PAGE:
In my previous post on Book (Re)Writing, I talked about needed to look at my own advice in order to re-write my book, so I sat and I read through my posts to see what I have written about in the past. It has helped to focus my mind. However, while I have focused my head on writing generally, it doesn’t help me to understand where my book has gone wrong.
I’ve been attending screenwriting classes with Gavin Williams (twitter@gavstatic) recently, after having done a course with him last September and again this spring, and I’ve received loads of great tips from him about how screenwriters approach the breakdown of a story. I’ve been advised to create a beat sheet when writing scripts.
A beat sheet is an outline of a story that comes in the form of bullet points that can be then expanded upon to form sentences and then paragraphs. One of the very best bits of advice Gavin has ever given me is to form this beat sheet on index cards, rather than on a large sheet of paper. In the past I’ve used a very large corkboard that was left over from my student days, and then large sketchpads that then also got dotted with post it notes.
Putting my ideas on index cards has organised my brain in a much better way. I am someone who changes my mind on quite a frequent basis, usually to experiment with different ideas of how something can work. This is so much easier to do with index cards than having to re-write an entire A3 sheet of planning.
However, I didn’t know the index card trick when I planned and wrote my book. In truth I’m not entirely sure I had a solid plan for what I wanted to have happen in my book. I knew where the first book started, and I had an event where I wanted the book to end. However, because of the nature of my books, I never got to that event before I realised I really needed to end book one and instead just start book two.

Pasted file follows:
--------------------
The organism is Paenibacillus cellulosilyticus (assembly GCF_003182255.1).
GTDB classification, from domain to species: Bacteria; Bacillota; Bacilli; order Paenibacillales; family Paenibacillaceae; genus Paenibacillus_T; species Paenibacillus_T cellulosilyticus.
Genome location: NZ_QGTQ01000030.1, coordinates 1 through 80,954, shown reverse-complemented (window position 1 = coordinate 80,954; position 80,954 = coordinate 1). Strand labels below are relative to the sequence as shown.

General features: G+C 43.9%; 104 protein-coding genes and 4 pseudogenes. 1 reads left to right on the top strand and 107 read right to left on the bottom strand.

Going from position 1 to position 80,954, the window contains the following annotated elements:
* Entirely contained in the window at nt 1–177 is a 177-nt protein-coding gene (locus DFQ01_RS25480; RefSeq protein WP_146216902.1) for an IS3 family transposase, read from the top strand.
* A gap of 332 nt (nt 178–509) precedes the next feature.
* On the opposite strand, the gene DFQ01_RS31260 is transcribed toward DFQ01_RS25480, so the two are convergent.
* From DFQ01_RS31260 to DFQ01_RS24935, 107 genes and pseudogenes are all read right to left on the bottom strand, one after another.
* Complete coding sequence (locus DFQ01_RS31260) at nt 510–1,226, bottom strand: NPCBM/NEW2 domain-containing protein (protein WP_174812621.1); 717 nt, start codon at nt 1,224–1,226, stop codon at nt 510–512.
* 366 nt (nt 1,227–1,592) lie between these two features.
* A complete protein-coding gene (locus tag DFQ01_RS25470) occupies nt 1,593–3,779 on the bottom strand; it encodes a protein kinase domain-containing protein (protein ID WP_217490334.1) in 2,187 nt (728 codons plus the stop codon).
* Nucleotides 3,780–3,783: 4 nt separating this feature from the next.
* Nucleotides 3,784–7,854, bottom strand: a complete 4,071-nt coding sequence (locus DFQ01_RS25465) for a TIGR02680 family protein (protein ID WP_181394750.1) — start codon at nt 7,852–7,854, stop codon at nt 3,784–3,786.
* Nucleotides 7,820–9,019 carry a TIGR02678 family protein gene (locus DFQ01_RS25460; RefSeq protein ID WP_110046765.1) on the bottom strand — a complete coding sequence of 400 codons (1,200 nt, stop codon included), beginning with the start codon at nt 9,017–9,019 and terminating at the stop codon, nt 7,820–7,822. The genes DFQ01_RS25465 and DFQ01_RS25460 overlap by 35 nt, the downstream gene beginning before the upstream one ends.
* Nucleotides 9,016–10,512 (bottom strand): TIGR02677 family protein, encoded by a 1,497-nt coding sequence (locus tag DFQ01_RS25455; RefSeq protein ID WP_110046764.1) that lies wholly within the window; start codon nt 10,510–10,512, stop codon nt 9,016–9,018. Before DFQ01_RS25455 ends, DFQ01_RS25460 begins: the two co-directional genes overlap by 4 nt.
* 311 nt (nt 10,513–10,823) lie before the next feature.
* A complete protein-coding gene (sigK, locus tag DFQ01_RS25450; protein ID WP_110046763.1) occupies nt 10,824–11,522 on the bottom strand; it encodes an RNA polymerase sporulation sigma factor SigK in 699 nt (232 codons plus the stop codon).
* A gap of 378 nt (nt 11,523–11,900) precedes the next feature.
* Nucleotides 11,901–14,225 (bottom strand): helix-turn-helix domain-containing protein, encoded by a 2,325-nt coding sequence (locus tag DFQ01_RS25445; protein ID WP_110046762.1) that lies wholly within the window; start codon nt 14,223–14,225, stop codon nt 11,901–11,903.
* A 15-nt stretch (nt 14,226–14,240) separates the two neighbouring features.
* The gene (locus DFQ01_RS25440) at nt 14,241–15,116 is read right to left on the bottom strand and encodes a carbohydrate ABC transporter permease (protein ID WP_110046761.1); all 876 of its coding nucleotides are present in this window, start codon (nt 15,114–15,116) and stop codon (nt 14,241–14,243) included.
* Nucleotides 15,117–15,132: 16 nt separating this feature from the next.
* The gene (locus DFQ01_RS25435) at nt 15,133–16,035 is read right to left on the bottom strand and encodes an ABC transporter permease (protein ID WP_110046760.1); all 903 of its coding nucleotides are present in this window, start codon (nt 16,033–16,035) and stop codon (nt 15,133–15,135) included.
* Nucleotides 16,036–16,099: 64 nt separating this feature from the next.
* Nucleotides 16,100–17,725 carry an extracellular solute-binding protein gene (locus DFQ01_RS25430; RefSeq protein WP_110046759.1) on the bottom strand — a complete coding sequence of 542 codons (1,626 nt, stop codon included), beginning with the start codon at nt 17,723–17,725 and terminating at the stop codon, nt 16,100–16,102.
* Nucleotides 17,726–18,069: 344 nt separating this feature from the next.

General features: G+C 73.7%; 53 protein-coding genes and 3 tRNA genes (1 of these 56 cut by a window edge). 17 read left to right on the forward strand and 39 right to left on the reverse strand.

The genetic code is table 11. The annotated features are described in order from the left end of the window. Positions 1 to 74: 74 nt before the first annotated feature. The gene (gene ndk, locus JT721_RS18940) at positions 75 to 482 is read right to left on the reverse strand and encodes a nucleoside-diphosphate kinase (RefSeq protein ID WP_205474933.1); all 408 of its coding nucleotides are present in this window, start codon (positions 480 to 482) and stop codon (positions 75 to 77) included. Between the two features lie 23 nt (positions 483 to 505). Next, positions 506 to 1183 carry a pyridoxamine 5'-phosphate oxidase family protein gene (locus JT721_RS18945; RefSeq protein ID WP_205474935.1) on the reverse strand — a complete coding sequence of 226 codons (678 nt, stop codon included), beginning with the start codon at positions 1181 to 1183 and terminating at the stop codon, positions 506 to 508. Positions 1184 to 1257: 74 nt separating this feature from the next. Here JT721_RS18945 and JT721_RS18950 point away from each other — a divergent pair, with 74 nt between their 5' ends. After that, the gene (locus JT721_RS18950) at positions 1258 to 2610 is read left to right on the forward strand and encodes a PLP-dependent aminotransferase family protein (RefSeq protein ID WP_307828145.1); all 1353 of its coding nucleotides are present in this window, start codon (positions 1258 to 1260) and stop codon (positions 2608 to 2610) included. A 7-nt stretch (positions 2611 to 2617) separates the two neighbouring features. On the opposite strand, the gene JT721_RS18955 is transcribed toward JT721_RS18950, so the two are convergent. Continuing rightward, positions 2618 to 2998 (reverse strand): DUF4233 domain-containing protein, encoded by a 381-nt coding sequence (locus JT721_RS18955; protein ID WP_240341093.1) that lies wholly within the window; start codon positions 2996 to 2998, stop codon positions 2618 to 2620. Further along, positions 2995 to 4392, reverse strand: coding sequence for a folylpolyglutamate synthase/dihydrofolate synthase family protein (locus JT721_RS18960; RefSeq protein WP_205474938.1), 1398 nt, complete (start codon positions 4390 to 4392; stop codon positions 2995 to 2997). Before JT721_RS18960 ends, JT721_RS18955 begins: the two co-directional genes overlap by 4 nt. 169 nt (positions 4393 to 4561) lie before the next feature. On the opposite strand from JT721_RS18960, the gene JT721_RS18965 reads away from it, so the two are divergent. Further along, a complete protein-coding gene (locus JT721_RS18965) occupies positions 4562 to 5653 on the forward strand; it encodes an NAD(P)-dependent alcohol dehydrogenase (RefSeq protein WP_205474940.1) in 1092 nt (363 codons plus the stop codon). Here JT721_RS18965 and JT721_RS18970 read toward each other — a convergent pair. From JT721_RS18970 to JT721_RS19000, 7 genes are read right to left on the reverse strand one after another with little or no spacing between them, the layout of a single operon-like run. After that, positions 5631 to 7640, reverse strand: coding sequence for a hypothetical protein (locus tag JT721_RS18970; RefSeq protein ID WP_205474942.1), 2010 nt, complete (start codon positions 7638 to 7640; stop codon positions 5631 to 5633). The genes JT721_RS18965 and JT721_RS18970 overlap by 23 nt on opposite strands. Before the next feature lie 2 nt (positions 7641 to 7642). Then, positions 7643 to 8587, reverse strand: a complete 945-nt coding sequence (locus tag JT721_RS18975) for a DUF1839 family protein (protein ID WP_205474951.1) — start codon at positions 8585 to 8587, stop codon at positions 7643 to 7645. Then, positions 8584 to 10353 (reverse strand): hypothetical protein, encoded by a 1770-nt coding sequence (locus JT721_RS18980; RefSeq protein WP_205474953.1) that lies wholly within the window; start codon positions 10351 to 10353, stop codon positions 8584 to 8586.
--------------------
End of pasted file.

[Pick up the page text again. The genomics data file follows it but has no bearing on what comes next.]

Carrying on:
My book series is called ‘The Phoenix Spell’, and its intention is to be an epic High Fantasy story, that runs more or less continuously from book to book; any jumps in time I have planned would be mid-book not at the start of a new one. The event in question that I was aiming for as the end of book one ‘From the Ashes’, that would have been a cliff-hanger, has now ended up being about a third of the way through book three ‘Into the Flames’.
My cliff-hanger has ended up being a pivotal point changing the course of one book, rather than being the end of a book that was supposed to hook the reader into reading the next book. And I have to admit, at the time of writing the books, I didn’t care that I had made this change, because in the time between making the initial plan and doing the actually writing, I’d had more ideas about what sort of story I wanted to tell, and what other events I wanted to have happen.
The original draft of ‘Into the Flames’ was supposed to be the second book. I’ve added an entire new book ‘To Light an Inferno’ in-between these books. At no point have I done any planning for this, which makes the original intention for ‘Into the Flames’ completely redundant. And one of the ways in which I made it possible for the new book to slot in was by adding hints and laying out foreshadowing into the plot of ‘From the Ashes’.